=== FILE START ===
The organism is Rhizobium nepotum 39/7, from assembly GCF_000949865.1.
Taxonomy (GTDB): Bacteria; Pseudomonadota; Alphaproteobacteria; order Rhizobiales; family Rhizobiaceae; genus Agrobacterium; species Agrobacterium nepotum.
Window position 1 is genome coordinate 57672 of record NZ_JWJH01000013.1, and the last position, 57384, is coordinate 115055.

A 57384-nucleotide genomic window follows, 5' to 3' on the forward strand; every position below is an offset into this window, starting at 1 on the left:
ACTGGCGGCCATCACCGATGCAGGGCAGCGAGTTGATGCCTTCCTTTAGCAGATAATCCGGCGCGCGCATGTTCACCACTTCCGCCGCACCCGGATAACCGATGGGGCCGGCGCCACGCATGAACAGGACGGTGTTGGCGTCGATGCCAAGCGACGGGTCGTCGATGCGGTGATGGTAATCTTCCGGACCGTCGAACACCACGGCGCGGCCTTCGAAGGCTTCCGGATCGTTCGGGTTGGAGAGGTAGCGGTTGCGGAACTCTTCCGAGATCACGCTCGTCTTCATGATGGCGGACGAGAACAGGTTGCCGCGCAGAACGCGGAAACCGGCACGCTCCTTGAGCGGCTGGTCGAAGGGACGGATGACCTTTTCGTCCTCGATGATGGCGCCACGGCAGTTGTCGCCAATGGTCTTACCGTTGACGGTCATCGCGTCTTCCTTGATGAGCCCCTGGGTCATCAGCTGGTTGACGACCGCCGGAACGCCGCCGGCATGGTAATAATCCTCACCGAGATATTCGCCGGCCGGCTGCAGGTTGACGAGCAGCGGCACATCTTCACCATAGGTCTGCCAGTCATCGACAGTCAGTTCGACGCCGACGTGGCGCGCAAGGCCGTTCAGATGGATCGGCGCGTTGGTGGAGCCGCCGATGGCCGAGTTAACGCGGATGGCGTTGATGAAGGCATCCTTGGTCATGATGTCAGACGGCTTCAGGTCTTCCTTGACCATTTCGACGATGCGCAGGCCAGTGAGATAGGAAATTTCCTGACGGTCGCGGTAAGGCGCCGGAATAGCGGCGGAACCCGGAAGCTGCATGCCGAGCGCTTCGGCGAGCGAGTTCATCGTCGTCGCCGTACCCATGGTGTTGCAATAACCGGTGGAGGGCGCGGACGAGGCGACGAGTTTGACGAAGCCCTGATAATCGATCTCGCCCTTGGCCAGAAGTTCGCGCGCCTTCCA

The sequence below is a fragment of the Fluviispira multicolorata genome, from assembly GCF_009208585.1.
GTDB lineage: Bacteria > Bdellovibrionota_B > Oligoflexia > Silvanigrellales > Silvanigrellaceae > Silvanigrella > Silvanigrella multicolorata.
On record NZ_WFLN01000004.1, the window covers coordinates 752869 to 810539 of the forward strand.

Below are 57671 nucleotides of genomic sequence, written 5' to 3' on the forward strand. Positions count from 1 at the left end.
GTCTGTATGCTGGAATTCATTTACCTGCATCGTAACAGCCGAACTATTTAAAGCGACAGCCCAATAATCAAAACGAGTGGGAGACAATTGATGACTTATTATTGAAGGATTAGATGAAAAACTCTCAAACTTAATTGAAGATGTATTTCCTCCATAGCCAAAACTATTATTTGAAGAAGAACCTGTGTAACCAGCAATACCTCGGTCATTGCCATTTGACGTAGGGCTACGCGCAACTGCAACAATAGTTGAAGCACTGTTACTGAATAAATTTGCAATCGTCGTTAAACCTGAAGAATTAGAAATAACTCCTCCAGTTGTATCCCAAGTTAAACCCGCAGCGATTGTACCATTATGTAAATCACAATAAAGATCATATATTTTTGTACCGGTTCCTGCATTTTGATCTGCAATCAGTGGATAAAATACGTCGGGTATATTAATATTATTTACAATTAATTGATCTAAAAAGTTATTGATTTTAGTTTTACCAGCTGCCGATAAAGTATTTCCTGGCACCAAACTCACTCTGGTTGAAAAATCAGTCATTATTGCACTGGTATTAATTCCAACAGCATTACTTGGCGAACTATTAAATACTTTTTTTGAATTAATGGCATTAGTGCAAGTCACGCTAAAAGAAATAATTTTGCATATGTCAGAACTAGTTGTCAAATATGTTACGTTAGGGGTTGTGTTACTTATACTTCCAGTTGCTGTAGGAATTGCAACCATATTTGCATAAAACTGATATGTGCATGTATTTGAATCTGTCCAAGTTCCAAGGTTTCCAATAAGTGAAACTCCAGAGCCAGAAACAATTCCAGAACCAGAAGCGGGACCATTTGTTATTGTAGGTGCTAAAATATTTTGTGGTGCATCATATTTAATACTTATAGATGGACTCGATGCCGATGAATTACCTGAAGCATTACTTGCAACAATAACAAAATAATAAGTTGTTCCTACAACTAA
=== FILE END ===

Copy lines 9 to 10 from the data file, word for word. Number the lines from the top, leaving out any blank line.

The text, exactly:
Below are 57671 nucleotides of genomic sequence, written 5' to 3' on the forward strand. Positions count from 1 at the left end.
GTCTGTATGCTGGAATTCATTTACCTGCATCGTAACAGCCGAACTATTTAAAGCGACAGCCCAATAATCAAAACGAGTGGGAGACAATTGATGACTTATTATTGAAGGATTAGATGAAAAACTCTCAAACTTAATTGAAGATGTATTTCCTCCATAGCCAAAACTATTATTTGAAGAAGAACCTGTGTAACCAGCAATACCTCGGTCATTGCCATTTGACGTAGGGCTACGCGCAACTGCAACAATAGTTGAAGCACTGTTACTGAATAAATTTGCAATCGTCGTTAAACCTGAAGAATTAGAAATAACTCCTCCAGTTGTATCCCAAGTTAAACCCGCAGCGATTGTACCATTATGTAAATCACAATAAAGATCATATATTTTTGTACCGGTTCCTGCATTTTGATCTGCAATCAGTGGATAAAATACGTCGGGTATATTAATATTATTTACAATTAATTGATCTAAAAAGTTATTGATTTTAGTTTTACCAGCTGCCGATAAAGTATTTCCTGGCACCAAACTCACTCTGGTTGAAAAATCAGTCATTATTGCACTGGTATTAATTCCAACAGCATTACTTGGCGAACTATTAAATACTTTTTTTGAATTAATGGCATTAGTGCAAGTCACGCTAAAAGAAATAATTTTGCATATGTCAGAACTAGTTGTCAAATATGTTACGTTAGGGGTTGTGTTACTTATACTTCCAGTTGCTGTAGGAATTGCAACCATATTTGCATAAAACTGATATGTGCATGTATTTGAATCTGTCCAAGTTCCAAGGTTTCCAATAAGTGAAACTCCAGAGCCAGAAACAATTCCAGAACCAGAAGCGGGACCATTTGTTATTGTAGGTGCTAAAATATTTTGTGGTGCATCATATTTAATACTTATAGATGGACTCGATGCCGATGAATTACCTGAAGCATTACTTGCAACAATAACAAAATAATAAGTTGTTCCTACAACTAA